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Virginia Senate Passes Land Inventory Bill

Anthony Randazzo
February 7, 2011, 9:00am

On Friday, the Virginia Senate unanimously passed a bill that would re-establish an inventory of all real property in the commonwealth. Gov. McDonnell has already ordered the Department of General Services (DGS) to begin a comprehensive inventory of all Old Dominion real property. However, this bill goes an important step further in requiring the inventory be annually updated. Highlights of the bill (that still has to be considered in the Virginia General Assembly):

I testified before a Virginia Senate Finance Committee meeting last week when the bill was under discussion, supporting the idea of a real property inventory as an important tool for policymakers, whether or not passed in this bill. As I wrote in a paper with John Palatiello on this subject last year, any initiative to develop an adequate portfolio management system for publicly owned real estate should be given serious consideration. And the fact that the commonwealth of Virginia is sorely lacking in knowing what it owns, particularly relative to other states, is all the more reason that the inventory be established sooner rather than later.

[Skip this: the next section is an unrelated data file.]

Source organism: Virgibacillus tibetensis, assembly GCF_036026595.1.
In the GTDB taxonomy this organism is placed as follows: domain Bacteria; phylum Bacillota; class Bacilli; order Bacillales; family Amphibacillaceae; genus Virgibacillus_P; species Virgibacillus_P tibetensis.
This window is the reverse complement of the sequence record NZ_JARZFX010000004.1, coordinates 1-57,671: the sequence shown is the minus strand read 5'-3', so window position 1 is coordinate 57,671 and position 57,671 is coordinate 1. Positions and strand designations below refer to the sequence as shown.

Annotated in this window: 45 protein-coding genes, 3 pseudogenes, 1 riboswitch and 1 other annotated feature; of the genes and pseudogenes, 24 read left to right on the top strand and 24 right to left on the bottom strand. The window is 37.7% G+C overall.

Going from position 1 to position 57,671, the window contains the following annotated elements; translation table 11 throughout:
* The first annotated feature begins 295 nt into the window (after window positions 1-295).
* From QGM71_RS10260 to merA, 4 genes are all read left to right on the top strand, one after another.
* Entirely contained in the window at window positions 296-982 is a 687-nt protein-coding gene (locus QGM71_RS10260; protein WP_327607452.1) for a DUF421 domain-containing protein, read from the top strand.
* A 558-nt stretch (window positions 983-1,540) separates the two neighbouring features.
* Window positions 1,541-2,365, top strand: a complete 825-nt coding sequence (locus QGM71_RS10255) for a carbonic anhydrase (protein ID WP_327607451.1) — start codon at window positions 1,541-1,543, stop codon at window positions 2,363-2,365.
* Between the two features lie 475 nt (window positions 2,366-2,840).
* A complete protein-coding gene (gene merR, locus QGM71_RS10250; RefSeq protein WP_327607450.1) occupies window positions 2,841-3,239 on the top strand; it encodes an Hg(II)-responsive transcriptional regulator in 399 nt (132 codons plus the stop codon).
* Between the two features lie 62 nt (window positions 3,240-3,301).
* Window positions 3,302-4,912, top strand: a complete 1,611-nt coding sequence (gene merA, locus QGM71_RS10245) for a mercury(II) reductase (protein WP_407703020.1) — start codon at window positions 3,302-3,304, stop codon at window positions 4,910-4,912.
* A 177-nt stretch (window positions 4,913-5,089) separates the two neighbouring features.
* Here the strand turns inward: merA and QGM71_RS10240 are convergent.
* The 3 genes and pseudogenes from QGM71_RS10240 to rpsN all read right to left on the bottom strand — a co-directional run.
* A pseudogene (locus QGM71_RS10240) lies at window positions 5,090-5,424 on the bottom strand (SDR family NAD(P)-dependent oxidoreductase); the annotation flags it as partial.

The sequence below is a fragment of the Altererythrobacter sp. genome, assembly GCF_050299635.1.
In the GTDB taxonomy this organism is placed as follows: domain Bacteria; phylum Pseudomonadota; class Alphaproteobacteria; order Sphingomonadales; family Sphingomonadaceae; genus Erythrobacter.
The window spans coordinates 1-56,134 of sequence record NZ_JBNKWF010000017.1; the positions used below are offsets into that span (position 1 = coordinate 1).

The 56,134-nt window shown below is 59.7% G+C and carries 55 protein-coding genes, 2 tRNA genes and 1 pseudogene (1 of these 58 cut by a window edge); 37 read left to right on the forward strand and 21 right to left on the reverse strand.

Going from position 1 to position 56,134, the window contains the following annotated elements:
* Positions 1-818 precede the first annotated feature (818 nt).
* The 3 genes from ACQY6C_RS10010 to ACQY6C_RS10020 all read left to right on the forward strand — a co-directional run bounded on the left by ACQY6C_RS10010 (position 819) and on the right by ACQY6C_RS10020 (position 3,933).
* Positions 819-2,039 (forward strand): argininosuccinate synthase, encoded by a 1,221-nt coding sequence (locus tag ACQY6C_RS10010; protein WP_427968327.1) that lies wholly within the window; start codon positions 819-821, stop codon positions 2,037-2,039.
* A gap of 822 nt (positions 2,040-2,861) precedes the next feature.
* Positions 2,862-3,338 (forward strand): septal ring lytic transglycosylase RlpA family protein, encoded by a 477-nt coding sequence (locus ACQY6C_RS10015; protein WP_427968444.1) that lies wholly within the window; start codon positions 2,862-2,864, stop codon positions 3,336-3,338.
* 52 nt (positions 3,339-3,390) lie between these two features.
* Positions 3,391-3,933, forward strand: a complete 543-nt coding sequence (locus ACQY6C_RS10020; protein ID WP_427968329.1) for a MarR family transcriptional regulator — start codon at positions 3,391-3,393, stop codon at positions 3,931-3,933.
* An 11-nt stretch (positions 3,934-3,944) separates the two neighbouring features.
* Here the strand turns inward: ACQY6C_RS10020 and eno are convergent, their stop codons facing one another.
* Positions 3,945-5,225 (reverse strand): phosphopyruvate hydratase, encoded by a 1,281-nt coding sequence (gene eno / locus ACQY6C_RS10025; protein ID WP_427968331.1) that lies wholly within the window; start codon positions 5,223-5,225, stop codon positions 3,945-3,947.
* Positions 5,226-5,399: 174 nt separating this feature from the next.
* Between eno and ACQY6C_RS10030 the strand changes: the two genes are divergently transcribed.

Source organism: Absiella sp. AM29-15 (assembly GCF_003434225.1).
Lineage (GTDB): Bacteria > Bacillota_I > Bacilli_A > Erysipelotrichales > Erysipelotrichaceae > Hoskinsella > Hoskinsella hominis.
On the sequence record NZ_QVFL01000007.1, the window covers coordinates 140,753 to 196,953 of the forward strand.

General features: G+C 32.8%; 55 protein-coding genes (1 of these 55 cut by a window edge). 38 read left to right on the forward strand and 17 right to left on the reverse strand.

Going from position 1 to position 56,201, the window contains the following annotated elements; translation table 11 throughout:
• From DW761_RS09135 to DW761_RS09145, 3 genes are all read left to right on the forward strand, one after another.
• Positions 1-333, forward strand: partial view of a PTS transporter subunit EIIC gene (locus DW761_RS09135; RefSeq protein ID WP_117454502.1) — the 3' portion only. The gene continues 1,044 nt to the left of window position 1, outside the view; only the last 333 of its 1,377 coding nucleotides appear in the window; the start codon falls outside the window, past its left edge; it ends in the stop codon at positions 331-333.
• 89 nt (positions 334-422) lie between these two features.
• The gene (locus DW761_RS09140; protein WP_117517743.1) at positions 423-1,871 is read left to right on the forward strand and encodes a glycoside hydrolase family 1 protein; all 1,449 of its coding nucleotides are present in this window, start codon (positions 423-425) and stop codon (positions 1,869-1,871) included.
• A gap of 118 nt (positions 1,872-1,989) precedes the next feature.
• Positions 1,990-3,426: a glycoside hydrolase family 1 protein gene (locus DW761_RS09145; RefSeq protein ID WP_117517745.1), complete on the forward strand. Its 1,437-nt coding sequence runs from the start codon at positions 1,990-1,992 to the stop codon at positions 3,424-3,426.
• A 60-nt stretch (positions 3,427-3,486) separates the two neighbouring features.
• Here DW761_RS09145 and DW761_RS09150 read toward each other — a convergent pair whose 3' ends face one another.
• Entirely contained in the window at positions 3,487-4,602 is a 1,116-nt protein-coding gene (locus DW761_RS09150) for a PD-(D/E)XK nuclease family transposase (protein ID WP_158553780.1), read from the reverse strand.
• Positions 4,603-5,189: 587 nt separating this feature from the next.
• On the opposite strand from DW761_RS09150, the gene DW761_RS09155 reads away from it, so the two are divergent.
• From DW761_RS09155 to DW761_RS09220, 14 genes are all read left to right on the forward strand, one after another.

A comprehensive list of land and assets, up-to-date with their current use, would allow Virginia to assess whether public property is being used and maintained in the most efficient manner possible. Whether finding ways to consolidate workspaces, putting land to better use, or uncovering excessive and unnecessary maintenance costs, real property inventories are an important tool for state policymakers to make good management decisions with that is currently not available in the Commonwealth. A well managed, regularly updated inventory can also help save the state money by identifying properties that can be sold, collecting up front cash and expanding the tax base by letting the private sector develop and use the land and assets that the Commonwealth no longer needs.

What is next? If the bill passes the General Assembly then it will be up to the Department of General Services to develop the inventory. In the previously mentioned paper, "Knowing What State and Local Governments Own," we offer twelve recommendations for policymakers looking to be better stewards with public resources. Virginia has already heeded the first recommendation (Take the initiative to build an inventory) and hopefully will follow through on full passage. The bill also follows recommendation number 4 (Centralize the management of real property data) and number 8 (Make the inventory continual and dynamic). The next several steps will need to be pursued by DGS: 

Read the full paper breaking down these ideas here.

Anthony Randazzo is Director of Economic Research


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